In 2010, I ran down the center of Chicago’s Michigan Avenue proudly wearing my orange “26.2 for Africa” shirt. I’d never run a marathon before, but I was thrilled to be here now. Each footfall with Team World Vision would make a difference in the life of someone in need of clean water.
I wasn’t one of the fastest of the 38,000 runners who took to the streets that day, but running with Team World Vision changed my life. Over the years that followed, our family became enthusiastic supporters of World Vision’s work. We sponsored children, ran more distance events, and supported special campaigns. We even moved across the country so that my husband, Rob, could serve with World Vision at its headquarters.
I loved World Vision’s mission and ministry, but I didn’t realize how much until my husband died in a tragic hiking accident in 2019. In their grief, friends and family reached out to help and, under World Vision’s care, we established a fund to provide water for a medical clinic in Malawi. We reached our goal and set another, this time to support World Visions’s THRIVE economic empowerment program in Malawi.
Grief expanded my generosity
As I watched these outpourings of generosity, my own heart expanded with gratitude. I saw how tragedy could become a catalyst for flourishing in unexpected ways. God could take broken hearts and use them to mend broken places in the world. Perhaps He could turn my sorrow into something beautiful too. I’d lost the primary breadwinner for my family, and I knew my finances would change dramatically as I shifted to managing a household alone. In many ways, I’d have less to give than ever before. However, grief had placed the world’s sorrows in sharper focus. As a widow with four young children, I looked at others’ suffering differently now. From what little I had, I knew I wanted to keep giving.
We all must make meaning from the sorrows that befall us, and I’ve chosen to view mine through the eyes of grace. Our global brothers and sisters each carry their own unique sorrows. They endure trials and griefs of various kinds. But our common longing for a better world invites us to transform our pain into purpose.
The fruit of generosity
The young widow in Malawi buys a sewing machine with a World Vision microloan, creating a hopeful future from the ashes of her loss. The Rwandan father who has buried children because of disease plants a field, a gesture of hope that new life can grow from barren places. So I, too, can invite my pain to be shaped into purpose. The loss of my husband has painfully required me to acknowledge that everything I have belongs to God. I could clutch what remains or release my grasp in trust. Generosity has compelled me to open my hands.
Today, I give as generously as I am able, not simply because it’s the right thing to do but because it is a vehicle through which I can share the consolation I’ve received (2 Corinthians 1:4). World Vision’s child sponsorship, signature initiatives, and conferences all invite me to learn the names and faces of others who’ve experienced sorrow. I see loss reflected in mothers’ eyes. I see concerns for the future written across the wrinkled brows of men standing along dusty roads. I don’t know their unique suffering, but I carry my own. Grief binds us to each other, and my heart compels me to act. I’ve received comfort. Through giving, I can extend it as well.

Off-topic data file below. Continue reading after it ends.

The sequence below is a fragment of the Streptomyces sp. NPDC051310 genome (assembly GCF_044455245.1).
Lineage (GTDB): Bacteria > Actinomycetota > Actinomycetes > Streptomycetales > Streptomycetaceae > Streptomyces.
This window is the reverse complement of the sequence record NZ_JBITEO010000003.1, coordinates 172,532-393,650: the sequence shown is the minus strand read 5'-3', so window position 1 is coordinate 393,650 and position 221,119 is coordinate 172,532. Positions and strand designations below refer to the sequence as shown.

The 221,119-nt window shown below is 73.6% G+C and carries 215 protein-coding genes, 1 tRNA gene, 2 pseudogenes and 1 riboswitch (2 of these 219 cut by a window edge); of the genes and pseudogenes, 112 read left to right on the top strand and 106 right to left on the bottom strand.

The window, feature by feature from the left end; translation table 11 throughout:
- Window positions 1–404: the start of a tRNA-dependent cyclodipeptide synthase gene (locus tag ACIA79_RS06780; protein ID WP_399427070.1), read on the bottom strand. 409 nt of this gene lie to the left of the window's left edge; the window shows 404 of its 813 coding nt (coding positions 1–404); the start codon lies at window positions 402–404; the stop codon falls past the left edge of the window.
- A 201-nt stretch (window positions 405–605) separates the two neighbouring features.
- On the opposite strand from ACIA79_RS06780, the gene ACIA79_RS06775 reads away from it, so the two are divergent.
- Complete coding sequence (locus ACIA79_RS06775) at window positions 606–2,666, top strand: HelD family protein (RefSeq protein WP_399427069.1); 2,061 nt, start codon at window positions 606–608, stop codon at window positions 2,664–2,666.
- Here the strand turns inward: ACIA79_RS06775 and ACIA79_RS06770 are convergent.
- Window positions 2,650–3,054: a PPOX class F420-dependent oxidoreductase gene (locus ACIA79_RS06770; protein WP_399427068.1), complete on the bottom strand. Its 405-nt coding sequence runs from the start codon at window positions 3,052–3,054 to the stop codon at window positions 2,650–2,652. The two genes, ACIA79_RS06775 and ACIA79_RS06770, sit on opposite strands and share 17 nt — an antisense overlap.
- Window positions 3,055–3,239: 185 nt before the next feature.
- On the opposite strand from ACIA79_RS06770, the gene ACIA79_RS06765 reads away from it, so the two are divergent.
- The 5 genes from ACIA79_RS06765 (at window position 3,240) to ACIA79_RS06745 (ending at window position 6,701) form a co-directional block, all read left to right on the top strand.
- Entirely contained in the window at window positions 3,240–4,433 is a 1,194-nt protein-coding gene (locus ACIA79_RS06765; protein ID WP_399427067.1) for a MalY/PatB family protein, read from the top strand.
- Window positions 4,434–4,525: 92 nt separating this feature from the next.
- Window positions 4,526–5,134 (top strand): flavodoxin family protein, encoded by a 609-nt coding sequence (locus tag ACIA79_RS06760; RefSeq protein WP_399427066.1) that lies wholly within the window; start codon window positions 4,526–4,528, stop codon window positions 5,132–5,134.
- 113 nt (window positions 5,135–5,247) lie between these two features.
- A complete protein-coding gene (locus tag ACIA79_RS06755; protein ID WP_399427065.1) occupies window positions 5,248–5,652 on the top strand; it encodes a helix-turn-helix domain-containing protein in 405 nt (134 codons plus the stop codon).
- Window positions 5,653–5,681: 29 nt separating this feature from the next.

My widow’s offering
Sorrow does not leave us defenseless. In God’s goodness, He has wired us for resilience and offers us His gift of resurrection. Even in the face of unlikely odds, real change is possible. I enthusiastically support World Vision with my “widow’s offering” (Mark 12:41–44) because I believe good things can grow even in the midst of suffering.
I don’t have the kind of budget I did before my husband’s death. I’ve had to tighten the purse strings in many areas of my life. But loss has taught me that generosity is the fruit of love, and I want love to always be my story. Through partnership with World Vision, I’ve seen God work in seemingly forgotten places, transforming them through global generosity into flourishing communities. World Vision’s work has allowed me to channel my pain into purpose, to comfort with the comfort I’ve received, and affect real change in the face of uncontrollable tragedy.
I am convinced that little becomes much in the Master’s hands. Our small gifts given with great love multiply into work that heals and transforms those around us. My husband’s death broke my heart but, even in the midst of grief, I’m grateful that it broke my heart for the things of God.